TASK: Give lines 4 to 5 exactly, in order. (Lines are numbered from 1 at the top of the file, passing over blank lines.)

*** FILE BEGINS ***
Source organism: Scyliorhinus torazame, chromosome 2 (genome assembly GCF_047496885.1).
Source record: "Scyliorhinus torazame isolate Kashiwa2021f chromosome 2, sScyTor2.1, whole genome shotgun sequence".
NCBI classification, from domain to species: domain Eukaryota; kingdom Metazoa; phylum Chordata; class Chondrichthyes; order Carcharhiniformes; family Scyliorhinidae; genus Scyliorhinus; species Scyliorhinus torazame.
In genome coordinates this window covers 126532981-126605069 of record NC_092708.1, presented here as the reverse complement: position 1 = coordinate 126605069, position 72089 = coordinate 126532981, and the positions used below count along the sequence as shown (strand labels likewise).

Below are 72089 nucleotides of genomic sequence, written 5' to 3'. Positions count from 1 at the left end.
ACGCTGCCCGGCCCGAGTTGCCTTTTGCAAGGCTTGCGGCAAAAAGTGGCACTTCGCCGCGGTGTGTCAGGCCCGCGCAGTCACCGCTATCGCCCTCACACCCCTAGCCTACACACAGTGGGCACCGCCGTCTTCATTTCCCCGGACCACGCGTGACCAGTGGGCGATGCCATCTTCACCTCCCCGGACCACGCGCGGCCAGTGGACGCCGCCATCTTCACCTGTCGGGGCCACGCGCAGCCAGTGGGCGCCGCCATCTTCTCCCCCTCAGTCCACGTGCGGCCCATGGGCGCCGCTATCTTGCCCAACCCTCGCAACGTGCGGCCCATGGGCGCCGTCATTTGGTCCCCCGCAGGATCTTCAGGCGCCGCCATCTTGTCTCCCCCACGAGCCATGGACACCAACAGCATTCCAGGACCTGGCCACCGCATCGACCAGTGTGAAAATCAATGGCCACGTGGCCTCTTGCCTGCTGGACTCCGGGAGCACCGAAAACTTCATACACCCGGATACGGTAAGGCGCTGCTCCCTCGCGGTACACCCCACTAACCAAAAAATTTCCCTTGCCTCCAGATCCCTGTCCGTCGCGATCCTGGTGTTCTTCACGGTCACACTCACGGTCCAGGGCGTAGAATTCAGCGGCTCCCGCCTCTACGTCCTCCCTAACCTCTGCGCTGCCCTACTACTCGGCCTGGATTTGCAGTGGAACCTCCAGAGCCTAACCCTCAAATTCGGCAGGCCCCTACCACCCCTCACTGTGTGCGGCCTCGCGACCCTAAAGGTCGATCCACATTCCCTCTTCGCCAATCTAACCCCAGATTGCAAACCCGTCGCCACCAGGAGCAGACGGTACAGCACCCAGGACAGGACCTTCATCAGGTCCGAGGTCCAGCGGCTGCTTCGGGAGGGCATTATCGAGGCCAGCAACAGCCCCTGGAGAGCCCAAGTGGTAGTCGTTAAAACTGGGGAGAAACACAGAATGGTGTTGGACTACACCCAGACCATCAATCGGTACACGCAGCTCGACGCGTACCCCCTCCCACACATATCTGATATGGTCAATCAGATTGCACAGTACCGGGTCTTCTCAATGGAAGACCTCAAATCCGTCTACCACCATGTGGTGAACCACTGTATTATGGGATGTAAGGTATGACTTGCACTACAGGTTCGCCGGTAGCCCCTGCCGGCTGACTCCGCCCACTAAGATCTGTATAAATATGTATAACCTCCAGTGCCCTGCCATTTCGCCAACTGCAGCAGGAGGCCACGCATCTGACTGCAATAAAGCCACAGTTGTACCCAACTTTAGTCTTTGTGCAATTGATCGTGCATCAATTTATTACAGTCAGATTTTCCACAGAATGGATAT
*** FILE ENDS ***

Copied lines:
In genome coordinates this window covers 126532981-126605069 of record NC_092708.1, presented here as the reverse complement: position 1 = coordinate 126605069, position 72089 = coordinate 126532981, and the positions used below count along the sequence as shown (strand labels likewise).

Below are 72089 nucleotides of genomic sequence, written 5' to 3'. Positions count from 1 at the left end.